The fluctuation assay has inherent constraints. It assays phenotypic markers of mutation only in a small subset of the genome. The assay thus requires large populations that go through a sufficient number of generations to observe enough mutations to estimate a rate at all. This means that fluctuation assays can only be used on organisms that are capable of going through a large number of generations rapidly, like bacteria, baker's yeast42, or liquid-culture mammalian cells30. Also, mutations are rare events occurring in the specific biochemical circumstances of a particular cell. The fact that fluctuation assays look across large populations of cells over time means that those circumstances can differ substantially. Using this assay, it is thus difficult to study the progression of mutation rates of a particular population from the lag phase to early and late exponential phase and finally to a stationary phase. Any differentiation of mutation rates among single cells within the population are completely hidden from the fluctuation assay. Single-cell mutation dynamics can be studied with a single-molecule tracking of DNA repair protein MutS43 or by counting foci of accumulated MutL proteins44. Recent advances in high-throughput sequencing have also made it possible to directly estimate mutation rates from parent-offspring trios9,45 and multigeneration pedigrees46. Such methodological advances are beginning to permit the direct counting of mutations occurring within a single generation. However, this direct approach needs expensive and state-of-the-art technologies like fluorescence microscopy, microfluidics, or whole-genome sequencing. On the other hand, the fluctuation assay is relatively inexpensive and only standard laboratory equipment is needed. Doing more fluctuation assays will also facilitate the generation of novel hypotheses that may be tested with more direct single-cell approaches.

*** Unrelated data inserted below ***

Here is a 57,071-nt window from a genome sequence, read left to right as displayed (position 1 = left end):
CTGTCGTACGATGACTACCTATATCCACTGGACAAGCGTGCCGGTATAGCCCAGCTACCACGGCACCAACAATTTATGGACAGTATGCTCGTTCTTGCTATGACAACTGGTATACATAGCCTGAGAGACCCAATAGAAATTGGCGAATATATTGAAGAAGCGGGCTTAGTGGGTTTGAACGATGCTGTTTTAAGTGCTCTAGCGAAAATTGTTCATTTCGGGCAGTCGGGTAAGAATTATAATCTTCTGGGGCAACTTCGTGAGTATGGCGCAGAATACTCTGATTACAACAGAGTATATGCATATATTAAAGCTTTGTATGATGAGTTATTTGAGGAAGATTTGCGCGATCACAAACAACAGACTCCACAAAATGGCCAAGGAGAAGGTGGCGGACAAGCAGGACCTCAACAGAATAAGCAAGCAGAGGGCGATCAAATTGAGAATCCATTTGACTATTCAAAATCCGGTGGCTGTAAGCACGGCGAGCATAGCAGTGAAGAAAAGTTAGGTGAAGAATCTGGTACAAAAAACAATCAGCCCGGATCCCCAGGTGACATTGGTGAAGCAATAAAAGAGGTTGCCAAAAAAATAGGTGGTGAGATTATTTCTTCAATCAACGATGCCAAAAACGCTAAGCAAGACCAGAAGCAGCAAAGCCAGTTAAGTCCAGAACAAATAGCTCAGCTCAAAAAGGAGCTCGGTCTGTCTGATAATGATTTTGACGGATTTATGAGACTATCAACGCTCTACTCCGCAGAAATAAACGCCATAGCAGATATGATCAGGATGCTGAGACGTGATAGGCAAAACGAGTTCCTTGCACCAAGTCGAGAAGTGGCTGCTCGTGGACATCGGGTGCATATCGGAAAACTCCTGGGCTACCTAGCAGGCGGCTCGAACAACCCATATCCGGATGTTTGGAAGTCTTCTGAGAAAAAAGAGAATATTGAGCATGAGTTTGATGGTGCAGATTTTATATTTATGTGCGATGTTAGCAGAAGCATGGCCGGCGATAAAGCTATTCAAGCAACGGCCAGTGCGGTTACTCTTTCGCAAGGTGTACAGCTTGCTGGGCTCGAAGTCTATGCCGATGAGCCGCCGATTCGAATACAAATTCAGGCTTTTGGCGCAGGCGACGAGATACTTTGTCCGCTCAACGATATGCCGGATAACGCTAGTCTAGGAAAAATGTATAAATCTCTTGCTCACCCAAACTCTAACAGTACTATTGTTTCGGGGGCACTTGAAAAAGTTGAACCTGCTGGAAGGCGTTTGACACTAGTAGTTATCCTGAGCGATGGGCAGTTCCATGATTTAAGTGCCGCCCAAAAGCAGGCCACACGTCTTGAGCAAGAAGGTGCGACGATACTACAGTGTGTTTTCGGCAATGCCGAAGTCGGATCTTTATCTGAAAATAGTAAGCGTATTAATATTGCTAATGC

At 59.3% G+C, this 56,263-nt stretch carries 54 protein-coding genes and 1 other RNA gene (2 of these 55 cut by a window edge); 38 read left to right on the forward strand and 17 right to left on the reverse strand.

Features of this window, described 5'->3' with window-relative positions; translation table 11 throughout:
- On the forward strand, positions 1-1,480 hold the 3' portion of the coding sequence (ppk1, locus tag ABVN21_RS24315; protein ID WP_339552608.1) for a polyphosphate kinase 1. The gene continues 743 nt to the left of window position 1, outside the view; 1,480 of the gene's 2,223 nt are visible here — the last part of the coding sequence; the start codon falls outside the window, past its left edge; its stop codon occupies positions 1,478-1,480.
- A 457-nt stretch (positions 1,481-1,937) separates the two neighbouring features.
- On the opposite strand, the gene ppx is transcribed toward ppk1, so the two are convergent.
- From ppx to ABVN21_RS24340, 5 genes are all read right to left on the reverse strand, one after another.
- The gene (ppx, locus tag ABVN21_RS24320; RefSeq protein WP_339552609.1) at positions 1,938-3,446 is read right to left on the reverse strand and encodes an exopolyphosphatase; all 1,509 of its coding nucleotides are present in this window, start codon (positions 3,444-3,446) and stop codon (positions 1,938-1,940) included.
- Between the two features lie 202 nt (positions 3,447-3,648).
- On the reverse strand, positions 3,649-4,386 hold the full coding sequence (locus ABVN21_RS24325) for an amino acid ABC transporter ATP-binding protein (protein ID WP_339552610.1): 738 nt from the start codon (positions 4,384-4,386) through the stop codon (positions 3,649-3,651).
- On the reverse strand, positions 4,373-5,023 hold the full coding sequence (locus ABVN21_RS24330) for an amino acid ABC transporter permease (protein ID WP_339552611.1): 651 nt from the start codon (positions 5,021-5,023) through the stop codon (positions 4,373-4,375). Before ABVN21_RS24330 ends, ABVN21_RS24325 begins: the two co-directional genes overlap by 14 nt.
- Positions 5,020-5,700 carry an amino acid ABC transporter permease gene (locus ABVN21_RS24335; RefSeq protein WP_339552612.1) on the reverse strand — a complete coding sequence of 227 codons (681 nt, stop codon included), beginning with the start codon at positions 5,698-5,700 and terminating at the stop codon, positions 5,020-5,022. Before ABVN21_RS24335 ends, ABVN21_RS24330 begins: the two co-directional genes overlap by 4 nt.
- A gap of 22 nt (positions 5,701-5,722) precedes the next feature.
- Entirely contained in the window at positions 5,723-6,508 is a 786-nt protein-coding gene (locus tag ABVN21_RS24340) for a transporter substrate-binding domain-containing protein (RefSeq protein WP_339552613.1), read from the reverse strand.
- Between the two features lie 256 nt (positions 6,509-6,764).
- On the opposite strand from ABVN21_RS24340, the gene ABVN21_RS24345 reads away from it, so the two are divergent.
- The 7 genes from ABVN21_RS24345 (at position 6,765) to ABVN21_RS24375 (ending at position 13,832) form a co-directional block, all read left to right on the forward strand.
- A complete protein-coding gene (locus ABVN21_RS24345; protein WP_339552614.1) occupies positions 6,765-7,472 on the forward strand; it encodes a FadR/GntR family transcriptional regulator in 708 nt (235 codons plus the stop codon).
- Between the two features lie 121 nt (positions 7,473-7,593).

There is a long-standing interest in the study of mutations, so the fluctuation assay will likely remain a widely used method. The number of citations of the seminal paper by Luria and Delbrück5 in the last 4 years (2015-2018) have all been among the top five for citations of this paper. However, due to a large amount of precise manual work needed for properly carrying out a fluctuation assay, most studies only conduct a handful of fluctuation assays. This, however, is insufficient to reveal the environmental dependencies of the mutation rate. By streamlining fluctuation assays using multiwell plates, as explained in this paper, the current maximum throughput possible is 11 deep well plates (55 fluctuation assays) in parallel, as described here. Running two sets of fluctuation assays staggered by a day in parallel, allows carrying out up to 110 assays per week. Another step change in throughput may yet be possible by automating various steps of the fluctuation assays from the purely manual protocol given. Also, for studying environmental dependencies of the mutation rate, population density needs to be taken into account. Previous results10 show that when known factors that affect mutation rate are accounted for, controlling for population density can reduce variation in mutation-rate estimates by more than 90%. To control the density, we recommend that Nt (used for estimating mutation rate) be determined independently from the method used to determine population density. In bacteria, Nt can be determined by CFU and density, for instance, with an ATP-based luminescence assay10.

High throughput and controlling density are both essential when studying how an organism's ecological context affects spontaneous mutation rate. Knowing the existence of mutation rate plasticity is important, but understanding its causes and effects are key challenges that need to be met if mutation rate plasticity is to be incorporated into a wider biological context. The fluctuation assay is a great tool that can be used to test many hypotheses, because results are obtained rapidly, and assays are inexpensive relative to other methods. The stage is set, for instance, to study environmental dependencies of mutation rate in bacterial communities and microbiomes. Adapting the fluctuation assay to cocultures can test the hypothesis that strains influence each other's mutation rates via small molecules. Doing thousands of fluctuation assays with cocultures can determine if strains vary both in their ability to modify each other's mutation rates and in their susceptibility to have their mutation rate modified by others. Perhaps variation among strains in susceptibility to mutation rate manipulation is attributable to specific genetic variation. This may transform our views on how evolution works in complex communities, not least in examples of wide importance such as how antimicrobial resistance emerges.

Disclosures

The authors have nothing to disclose.